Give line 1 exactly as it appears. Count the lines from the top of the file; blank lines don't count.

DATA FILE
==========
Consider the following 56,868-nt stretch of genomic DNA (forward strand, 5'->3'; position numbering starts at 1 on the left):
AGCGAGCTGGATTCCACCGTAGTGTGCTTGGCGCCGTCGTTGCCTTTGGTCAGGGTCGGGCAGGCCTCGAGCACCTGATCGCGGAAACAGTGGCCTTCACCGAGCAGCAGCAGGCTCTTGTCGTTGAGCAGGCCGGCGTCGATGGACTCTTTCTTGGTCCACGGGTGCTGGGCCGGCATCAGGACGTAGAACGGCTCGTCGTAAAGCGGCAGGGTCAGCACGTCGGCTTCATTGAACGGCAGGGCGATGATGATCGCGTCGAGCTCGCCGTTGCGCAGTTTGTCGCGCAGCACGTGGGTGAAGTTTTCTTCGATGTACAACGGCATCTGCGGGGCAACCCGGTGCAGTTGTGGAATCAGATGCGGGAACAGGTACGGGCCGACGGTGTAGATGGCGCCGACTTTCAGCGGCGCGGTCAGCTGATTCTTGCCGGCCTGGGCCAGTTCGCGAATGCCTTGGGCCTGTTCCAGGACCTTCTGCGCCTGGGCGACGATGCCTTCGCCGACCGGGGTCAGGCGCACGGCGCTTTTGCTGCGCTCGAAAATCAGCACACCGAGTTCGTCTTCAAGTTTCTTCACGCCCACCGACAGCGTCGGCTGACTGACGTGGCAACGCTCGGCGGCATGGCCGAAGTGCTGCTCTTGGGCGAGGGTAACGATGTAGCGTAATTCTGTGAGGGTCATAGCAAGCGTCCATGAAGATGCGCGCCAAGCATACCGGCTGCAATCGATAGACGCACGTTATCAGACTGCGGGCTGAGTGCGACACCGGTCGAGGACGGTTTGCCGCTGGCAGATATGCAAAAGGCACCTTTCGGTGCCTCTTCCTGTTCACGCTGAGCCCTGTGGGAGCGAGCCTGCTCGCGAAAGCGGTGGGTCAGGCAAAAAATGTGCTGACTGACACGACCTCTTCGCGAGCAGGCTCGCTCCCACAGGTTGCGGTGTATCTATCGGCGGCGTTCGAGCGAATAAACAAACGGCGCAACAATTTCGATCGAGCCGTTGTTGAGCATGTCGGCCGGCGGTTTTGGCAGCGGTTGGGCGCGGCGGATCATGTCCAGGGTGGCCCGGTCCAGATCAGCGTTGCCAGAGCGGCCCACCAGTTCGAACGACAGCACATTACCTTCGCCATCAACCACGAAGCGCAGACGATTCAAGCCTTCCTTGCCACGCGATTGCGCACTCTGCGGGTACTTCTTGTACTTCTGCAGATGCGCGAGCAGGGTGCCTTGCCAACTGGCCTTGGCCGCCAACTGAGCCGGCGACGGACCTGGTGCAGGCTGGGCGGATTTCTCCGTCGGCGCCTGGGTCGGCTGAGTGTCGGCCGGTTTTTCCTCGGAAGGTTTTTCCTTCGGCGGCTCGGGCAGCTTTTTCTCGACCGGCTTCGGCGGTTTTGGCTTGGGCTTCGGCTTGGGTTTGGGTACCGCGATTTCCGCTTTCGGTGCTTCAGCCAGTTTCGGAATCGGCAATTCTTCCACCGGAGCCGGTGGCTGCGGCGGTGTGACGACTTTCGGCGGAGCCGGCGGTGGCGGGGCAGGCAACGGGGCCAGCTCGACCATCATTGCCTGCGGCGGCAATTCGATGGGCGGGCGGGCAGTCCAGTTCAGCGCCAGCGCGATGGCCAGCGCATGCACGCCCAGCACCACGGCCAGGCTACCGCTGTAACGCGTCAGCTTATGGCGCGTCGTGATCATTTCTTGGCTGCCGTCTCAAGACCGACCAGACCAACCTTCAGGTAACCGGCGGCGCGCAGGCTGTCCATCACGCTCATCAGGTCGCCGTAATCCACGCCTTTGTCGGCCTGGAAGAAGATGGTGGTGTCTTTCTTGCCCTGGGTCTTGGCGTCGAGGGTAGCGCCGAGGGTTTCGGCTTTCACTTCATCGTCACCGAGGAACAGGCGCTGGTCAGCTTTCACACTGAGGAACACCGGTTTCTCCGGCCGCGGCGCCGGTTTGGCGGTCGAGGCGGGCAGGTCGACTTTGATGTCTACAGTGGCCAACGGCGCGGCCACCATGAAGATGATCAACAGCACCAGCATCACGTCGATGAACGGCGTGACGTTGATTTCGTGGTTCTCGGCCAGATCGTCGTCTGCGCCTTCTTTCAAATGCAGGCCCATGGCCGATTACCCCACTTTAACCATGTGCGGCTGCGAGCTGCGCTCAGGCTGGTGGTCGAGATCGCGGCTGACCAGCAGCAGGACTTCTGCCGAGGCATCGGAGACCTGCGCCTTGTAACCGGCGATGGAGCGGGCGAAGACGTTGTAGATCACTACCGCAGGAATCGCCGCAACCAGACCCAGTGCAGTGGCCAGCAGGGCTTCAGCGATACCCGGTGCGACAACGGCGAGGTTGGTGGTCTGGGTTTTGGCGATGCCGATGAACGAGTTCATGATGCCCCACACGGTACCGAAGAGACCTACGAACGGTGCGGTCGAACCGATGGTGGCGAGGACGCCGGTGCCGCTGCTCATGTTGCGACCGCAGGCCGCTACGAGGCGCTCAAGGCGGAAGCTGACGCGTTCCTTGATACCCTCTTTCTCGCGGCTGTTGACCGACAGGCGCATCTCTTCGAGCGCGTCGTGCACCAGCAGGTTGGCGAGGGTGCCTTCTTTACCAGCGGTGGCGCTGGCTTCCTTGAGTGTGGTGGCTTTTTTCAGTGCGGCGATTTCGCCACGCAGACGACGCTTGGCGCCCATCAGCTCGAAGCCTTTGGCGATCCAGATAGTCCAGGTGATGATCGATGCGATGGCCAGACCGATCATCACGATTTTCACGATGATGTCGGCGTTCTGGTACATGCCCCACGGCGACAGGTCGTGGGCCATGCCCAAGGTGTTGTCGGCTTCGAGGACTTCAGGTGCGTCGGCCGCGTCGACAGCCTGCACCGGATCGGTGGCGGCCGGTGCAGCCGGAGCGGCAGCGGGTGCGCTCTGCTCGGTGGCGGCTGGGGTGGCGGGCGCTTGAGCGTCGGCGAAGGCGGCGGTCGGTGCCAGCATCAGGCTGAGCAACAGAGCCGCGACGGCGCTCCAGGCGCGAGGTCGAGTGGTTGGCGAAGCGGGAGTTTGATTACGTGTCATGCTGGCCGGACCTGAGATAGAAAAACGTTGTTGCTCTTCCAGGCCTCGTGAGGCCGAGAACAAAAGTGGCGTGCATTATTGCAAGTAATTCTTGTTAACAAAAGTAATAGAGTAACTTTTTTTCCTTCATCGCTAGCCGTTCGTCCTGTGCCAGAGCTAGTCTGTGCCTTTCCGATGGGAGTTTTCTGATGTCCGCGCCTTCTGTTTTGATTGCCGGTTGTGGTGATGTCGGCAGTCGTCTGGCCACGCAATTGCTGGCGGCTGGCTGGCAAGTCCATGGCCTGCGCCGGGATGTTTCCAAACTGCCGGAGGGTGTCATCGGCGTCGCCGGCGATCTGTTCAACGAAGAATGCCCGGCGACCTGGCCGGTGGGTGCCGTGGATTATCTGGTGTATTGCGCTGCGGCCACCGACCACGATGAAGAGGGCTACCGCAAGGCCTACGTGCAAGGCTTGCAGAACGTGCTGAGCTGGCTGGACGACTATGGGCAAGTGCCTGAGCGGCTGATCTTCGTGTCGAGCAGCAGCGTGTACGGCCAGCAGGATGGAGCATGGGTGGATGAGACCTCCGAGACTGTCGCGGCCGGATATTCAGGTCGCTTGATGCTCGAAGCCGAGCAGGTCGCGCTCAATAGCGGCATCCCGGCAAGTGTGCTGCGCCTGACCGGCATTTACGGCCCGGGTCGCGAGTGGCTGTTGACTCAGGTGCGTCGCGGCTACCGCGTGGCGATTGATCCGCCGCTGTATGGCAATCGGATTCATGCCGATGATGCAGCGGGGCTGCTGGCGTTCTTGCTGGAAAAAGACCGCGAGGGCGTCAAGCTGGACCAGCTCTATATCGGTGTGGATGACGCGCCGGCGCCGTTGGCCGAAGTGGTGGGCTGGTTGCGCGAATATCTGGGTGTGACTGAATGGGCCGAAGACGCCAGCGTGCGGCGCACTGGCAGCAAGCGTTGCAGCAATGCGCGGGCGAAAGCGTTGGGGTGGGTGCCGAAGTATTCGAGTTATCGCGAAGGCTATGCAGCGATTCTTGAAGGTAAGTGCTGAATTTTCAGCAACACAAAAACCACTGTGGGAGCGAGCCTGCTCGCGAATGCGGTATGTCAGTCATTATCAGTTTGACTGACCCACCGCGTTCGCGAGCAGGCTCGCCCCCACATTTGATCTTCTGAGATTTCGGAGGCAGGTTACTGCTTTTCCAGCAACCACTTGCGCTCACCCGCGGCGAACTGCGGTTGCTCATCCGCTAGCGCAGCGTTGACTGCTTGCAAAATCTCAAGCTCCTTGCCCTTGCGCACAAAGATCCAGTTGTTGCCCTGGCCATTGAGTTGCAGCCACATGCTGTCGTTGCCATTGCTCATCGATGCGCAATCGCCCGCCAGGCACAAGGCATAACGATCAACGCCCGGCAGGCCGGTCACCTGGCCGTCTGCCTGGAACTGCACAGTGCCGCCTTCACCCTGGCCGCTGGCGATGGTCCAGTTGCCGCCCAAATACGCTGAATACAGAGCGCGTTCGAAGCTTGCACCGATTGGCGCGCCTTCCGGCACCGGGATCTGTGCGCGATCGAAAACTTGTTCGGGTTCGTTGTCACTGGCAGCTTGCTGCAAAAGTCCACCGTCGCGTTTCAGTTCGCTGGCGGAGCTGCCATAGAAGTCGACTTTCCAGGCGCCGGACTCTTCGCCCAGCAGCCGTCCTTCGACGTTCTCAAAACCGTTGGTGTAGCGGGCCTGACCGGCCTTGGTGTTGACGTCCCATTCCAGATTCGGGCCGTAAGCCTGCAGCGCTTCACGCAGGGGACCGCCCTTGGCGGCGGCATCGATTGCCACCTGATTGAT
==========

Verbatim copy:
Consider the following 56,868-nt stretch of genomic DNA (forward strand, 5'->3'; position numbering starts at 1 on the left):